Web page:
Shiva stories that connect India

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Shiva stories that connect India

Sunday, 30 January 2022 | Aditya Chatterjee

Baidyanath Dham needs no introduction for Ranchi residents. Lord Shiva’s temple at Deoghar is celebrated across the state. But do you know how Baidyanath Dham is connected with four other ancient Shiva temples separated by thousands of miles?

Interestingly, all of these temples share a similar ‘origin’ story.

Let us begin with the Shiva shrine at Baijnath, Himachal Pradesh. Located in the Mandi district, its neighbouring towns are Palampur and Kangra; the latter is known for its late medieval miniature school of painting. According to the temple’s legend, in Treta Yuga, Ravana or Dashanana (the one with 10 heads), of the epic Ramayana, travelled to Mount Kailasha, Lord Shiva’s abode in the Himalayas, in order to obtain great powers.

When the Lord did not appear despite his fervent prayers, Ravana, as a form of complete surrender and sacrifice, started chopping off his heads one by one, and putting them in the sacrificial fire.

Moved and pleased by Ravana’s extreme devotion, Lord Shiva not only restored his heads – as a ‘super-speciality’ doctor or Vaidya will do – but also bestowed him with great powers. Ravana, thereafter, requested Lord Shiva to accompany him to Lanka.

As per this legend, Shiva consented to Ravana’s request and after converting himself into a Shivalingam, asked Ravana to carry the Lingam to Lanka.

He, however, placed one condition: Ravana, under no circumstance, should place the Shivalingam on the ground anywhere on his way to Lanka. For good measure, the Lord added, “Should you ever place me on the ground in this Lingam form anywhere en route to Lanka, I will forever rest then and there!”

Ravana agreed to this condition and by chanting powerful mantras, was soon airborne. After a while, he reached Baijnath, the site of our first legend. The demon king, all of a sudden, started feeling terribly thirsty.

Unknown to him, the Gods – alarmed by Lord Shiva’s decision to move from Kailasha and remain in the company of his great devotee Ravana – decided to queer the pitch!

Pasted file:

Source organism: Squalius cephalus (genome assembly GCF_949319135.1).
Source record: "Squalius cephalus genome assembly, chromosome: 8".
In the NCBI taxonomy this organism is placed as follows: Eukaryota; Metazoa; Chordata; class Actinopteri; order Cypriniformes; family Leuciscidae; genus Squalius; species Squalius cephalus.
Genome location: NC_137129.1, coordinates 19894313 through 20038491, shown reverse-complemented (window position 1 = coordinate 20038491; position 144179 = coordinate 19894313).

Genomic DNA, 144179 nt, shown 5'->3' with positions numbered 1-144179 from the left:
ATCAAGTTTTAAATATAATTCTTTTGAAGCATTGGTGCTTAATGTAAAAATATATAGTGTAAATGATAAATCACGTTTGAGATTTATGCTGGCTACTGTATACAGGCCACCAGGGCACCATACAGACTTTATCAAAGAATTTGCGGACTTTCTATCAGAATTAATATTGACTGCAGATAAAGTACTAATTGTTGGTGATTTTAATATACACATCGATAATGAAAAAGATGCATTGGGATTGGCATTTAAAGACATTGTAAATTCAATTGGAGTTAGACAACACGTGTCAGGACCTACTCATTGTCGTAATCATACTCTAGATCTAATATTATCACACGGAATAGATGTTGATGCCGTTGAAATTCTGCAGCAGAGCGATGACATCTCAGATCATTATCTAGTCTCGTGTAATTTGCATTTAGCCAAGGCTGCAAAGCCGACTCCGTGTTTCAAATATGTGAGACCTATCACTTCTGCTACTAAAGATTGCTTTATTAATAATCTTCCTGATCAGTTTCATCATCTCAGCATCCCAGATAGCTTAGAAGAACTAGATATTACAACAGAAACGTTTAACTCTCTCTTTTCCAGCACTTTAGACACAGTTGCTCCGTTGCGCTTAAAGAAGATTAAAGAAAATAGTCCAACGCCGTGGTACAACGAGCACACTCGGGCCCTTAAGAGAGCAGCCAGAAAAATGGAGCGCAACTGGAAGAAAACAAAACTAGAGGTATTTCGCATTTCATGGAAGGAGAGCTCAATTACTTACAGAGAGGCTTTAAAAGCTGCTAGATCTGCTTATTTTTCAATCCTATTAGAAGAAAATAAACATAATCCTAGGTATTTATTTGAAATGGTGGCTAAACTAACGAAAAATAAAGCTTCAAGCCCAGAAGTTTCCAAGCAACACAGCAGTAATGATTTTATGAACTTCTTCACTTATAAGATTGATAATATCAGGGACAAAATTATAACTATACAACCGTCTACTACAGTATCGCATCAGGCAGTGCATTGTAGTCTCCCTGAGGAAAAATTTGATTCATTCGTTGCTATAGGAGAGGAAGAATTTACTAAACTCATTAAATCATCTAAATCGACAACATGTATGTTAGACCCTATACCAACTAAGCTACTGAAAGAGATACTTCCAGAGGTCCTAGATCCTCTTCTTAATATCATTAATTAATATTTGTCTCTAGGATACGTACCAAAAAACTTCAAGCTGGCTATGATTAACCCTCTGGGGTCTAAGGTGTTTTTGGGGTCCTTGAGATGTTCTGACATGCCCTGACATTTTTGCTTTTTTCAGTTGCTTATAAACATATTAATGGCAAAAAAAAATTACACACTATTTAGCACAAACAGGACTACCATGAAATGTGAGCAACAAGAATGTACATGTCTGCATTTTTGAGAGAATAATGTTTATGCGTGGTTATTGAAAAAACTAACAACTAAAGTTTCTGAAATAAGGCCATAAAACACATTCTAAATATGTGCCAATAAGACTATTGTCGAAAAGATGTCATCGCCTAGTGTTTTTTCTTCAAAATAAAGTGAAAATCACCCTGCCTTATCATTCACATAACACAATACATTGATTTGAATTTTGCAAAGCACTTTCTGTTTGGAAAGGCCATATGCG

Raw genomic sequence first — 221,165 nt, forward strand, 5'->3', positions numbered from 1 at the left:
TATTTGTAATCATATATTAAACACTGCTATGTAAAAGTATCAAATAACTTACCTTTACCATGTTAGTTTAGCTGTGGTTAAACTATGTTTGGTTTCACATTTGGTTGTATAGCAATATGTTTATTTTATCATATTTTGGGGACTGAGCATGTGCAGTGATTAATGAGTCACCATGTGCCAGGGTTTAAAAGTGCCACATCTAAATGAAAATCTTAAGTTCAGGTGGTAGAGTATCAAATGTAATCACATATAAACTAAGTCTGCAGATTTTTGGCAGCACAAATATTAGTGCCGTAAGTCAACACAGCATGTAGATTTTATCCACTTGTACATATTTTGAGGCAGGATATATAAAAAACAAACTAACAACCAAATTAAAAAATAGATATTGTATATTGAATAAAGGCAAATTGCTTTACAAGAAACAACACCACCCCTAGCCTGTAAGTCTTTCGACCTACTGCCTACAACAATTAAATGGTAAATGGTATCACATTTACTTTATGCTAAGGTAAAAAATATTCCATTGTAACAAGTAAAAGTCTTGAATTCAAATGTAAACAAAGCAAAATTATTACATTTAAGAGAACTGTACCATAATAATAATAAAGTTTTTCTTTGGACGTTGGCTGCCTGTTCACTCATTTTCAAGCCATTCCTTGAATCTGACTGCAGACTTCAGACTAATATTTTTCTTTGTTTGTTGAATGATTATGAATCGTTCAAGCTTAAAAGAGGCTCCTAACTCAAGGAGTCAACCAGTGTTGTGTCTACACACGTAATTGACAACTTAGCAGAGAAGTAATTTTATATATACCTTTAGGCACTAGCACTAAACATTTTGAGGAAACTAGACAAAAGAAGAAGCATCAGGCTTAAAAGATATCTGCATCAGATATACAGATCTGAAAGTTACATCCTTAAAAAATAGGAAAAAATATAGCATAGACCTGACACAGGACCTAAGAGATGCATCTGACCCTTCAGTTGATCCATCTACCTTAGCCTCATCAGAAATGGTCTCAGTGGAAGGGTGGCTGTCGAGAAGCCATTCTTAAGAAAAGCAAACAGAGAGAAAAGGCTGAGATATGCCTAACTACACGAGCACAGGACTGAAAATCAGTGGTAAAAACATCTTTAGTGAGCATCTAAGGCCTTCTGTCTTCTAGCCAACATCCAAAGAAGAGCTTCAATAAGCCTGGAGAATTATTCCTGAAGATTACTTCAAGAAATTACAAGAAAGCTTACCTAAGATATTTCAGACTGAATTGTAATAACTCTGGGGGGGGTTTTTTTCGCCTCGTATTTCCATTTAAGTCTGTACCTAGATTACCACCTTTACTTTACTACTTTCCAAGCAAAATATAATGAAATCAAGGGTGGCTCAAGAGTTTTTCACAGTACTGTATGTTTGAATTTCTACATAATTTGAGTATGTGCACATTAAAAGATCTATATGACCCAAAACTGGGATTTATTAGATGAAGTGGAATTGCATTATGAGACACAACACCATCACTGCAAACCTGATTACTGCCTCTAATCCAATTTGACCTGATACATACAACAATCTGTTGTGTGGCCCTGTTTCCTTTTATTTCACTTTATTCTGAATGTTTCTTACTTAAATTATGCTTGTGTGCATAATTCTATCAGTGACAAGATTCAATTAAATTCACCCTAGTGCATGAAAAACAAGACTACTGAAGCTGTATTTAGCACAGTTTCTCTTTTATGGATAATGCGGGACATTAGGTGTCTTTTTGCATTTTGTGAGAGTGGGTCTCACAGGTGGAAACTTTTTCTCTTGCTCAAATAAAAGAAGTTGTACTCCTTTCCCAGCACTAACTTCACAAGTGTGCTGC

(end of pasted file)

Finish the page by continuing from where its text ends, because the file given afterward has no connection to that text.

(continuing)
Perhaps, they realised that the future battle between Lord Rama and Ravana might become problematic, if Lord Shiva joined Ravana at this stage. So, Lord Vishnu used his Maya to create a terrible thirst that overwhelmed Ravana.

Flying overhead, Ravana spotted a young shepherd, who was really Lord Ganesha in disguise, and immediately came down on ground, asking for some water. Now, Lord Ganesha, in anticipation, had already requested the Lord of the Seas, Varuna, to fill the pot of water that he offered to Ravana.

Since Lord Varuna had infused his powers into that pot, Ravana unknowingly drank a vast amount of water, and soon after quenching his thirst, felt a tremendous urge to urinate. According to orthodox Hindu custom, the body becomes impure (or ashuddha) after urinating and/or defecating, and there are structured rituals about how to make one’s body pure (shuddha) again.

Given this custom, it was quite impossible for Ravana to hold onto the Shivalingam, while relieving himself!  So, he requested the young shepherd to hold the Lingam for a few minutes, and went away to answer nature's call.

But the opportunistic Lord Ganesha put the Lingam on the ground and thus, Lord Baijnath manifested himself. When Ravan returned, he realised that he has been tricked by the Gods and quietly went back to Lanka. Today, the Shivalingam as Baijnath is worshipped in the form of Ardha-Narishwara, where Lord Shiva is fused vertically with His consort, the Goddess Shakti. The word ‘Baij’ is perhaps derived from the Sanskrit word, Vaidya (doctor); the reason has been previously explained.

Ravana may have failed in his quest, but the people of Baijnath still hold him in great veneration. So much so, on the occasion of Vijayadashami or Dussehra when Ravana’s effigy is burnt with much celebration across the country, this town remains remarkably quiet.

The writer is a communications professional. He explores various facets of ancient India and writes about the subcontinent’s shared heritage. He may be contacted at

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